A one-shot fic based on two seperate ideas I had about Mystery Dungeon...
1. Know how once we're able to do harder missions, we basically start ignoring all those stupid E ranked things to get better challenges and payments? The morbid side of me wondered what happens to the pokemon whom we ignore...
2. In a world like Mystery Dungeon, where everything is sentient, what do the carnivores eat?
I think this story will answer both questions.
By Pink Parka Girl
The pichu cried.
Her pathetic whimper rose and swirled with her misty breath; the sweeping wind, tinged with northern chill, ruffling the fur along her spine as she stood, looking sadly towards the horizon, on the small ledge overlooking the woods. The sun had risen two times since she had last seen her mother, and the pichu, following instructions, had simply stayed where she was, awaiting rescue.
The pichu kept her ears pricked as the remnants of her whimpers echoed across the expanse, waiting for an answering acknowledgment of her sorrow that never came. With a sigh, she made her way down from the outcropping, senses on edge. Although it was going against every rule her mother had ever told her, she simply had to move on. Her gnawing hunger, near unbearable after two days, would not allow her to stay still for one more minute.
She would need sustenance to survive.
Please rescue my pichu, Kala! She’s a little cutie who can’t charge power well yet. Please!
Client: Virri the raichu
Place: Tiny Woods
Reward: 100 p.
The humble message, scratched with an end of charcoal upon a birchbark sheet, dangled humbly on a corner of the bulletin board, rocking back and forth as the breeze, meeting little resistance from the solitary twig that held it in place, struggled to tear it free.
“Horrid posting job,” said the breloom idly to itself, placing one hand on the notice to hold it still. Watching him, a zangoose, heavily scarred across the muzzle, chuckled.
“A veteran like you is actually going to waste their time with a birchbark missive?”
“Birchbark missive?” The breloom, baffled, slapped its tail upon the ground. “How’s that different from any other job?”
Sitting up on his haunches, the zangoose placed a heavy clawed forepaw on the breloom’s shoulder. “Hard to believe you’ve got a Gold Rank team without ever having seen a birchbark missive before. They tend to be terribly simple jobs, the ones that beginning rescue teams – which we all were at one point, to be fair - find a challenge, but could be done with your eyes closed by anyone else. Usually by destitute mothers with barely a poke to their name wanting their wandered-off hatchlings back, you know.”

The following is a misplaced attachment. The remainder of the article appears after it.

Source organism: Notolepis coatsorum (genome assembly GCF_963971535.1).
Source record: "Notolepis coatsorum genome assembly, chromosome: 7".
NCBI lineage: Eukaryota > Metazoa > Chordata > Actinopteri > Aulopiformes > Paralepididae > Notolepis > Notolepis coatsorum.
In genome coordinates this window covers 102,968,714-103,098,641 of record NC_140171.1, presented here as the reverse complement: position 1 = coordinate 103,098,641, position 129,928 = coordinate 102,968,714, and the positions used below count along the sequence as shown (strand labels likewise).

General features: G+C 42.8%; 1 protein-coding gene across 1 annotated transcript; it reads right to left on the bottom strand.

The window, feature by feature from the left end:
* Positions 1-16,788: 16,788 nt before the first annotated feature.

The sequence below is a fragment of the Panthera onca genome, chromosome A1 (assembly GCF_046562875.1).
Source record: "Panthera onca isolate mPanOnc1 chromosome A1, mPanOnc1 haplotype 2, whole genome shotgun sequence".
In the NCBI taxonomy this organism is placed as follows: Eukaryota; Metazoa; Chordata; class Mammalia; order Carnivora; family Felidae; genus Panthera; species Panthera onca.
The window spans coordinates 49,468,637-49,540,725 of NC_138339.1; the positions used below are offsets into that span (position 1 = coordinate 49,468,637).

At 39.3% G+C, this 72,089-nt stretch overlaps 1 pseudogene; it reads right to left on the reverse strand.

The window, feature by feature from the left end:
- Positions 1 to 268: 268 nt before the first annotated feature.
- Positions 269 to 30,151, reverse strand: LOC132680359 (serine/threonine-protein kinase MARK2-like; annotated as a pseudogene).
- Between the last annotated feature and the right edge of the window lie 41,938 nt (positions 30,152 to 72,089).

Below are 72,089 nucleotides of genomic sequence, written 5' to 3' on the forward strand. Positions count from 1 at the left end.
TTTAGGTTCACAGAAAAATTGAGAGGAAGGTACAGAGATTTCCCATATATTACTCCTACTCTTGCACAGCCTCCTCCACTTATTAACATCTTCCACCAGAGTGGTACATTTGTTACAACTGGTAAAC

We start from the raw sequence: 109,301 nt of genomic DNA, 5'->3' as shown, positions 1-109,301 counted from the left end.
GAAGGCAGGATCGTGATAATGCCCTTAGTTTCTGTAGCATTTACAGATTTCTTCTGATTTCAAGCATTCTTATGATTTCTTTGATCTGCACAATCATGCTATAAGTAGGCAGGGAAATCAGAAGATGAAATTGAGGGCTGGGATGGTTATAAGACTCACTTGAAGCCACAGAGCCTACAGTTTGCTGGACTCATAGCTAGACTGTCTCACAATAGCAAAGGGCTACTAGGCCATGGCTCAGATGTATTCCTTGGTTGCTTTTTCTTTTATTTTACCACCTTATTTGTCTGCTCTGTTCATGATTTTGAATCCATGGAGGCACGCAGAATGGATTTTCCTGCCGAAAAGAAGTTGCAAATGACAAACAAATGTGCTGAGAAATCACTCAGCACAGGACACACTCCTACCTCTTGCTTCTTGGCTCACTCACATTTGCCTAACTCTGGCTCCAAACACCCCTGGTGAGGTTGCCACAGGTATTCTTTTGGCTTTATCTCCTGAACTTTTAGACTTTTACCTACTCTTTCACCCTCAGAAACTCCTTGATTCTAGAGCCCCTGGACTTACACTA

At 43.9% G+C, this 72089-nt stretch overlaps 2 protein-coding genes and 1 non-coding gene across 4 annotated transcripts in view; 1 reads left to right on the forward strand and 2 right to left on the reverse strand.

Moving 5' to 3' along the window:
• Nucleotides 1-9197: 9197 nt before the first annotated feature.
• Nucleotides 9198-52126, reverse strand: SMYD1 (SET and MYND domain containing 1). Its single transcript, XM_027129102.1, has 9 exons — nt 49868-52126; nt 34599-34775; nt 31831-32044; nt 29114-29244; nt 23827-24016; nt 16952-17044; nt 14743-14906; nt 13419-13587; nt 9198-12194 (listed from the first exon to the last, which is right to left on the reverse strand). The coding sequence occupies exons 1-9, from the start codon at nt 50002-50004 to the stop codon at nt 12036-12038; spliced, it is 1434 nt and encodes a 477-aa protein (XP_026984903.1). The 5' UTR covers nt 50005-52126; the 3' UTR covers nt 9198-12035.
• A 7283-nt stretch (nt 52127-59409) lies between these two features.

Nodding, the breloom examined the job offer again. “The reward does seem pathetically small, even for a quickie run like that. Is it worth it?”
The zangoose scoffed. “Let one of the little teams handle it. To them, a mere handful of poke like that will be like heaven, and they could do with the experience it gives them. But us, Pardo – teams like yours and mine have more challenging things to do. Better paying, as well.”
Releasing the missive, Pardo turned to the other pokémon. “You’re probably right, Korsan,” he replied, sloppily wiping charcoal dust on his ruff. “It’s a little job, and best suited for the little teams. Someone else will handle it.”
The pichu lifted her head, her ears flicking slightly forward as they swept upwards into a position of fearful listening. She stood up on her haunches, tensing her muscles as she swiftly swung her head towards a motion she thought she perceived.
All was still.
“I thought I heard something,” she said softly to herself, drawing her scarf closer to her chest, her small claws catching slightly in the fabric. The moon hung low in the sky, its pale light filtering through the spread branches of the scrub trees, casting a silver-tinged glow to the packed dirt floor, occasionally interspaced with a clump of struggling grasses. Dropping back down to all fours, the pichu carefully sniffed the earth, hoping for the scent of anything edible. There must be food.
Small creatures rustled nearby; the sound of claws pattering against dried leaf matter causing the pichu to spark unintentionally. The flash of electricity lit up the space like a torch, illuminating, only a few paces ahead of her, a pidgey.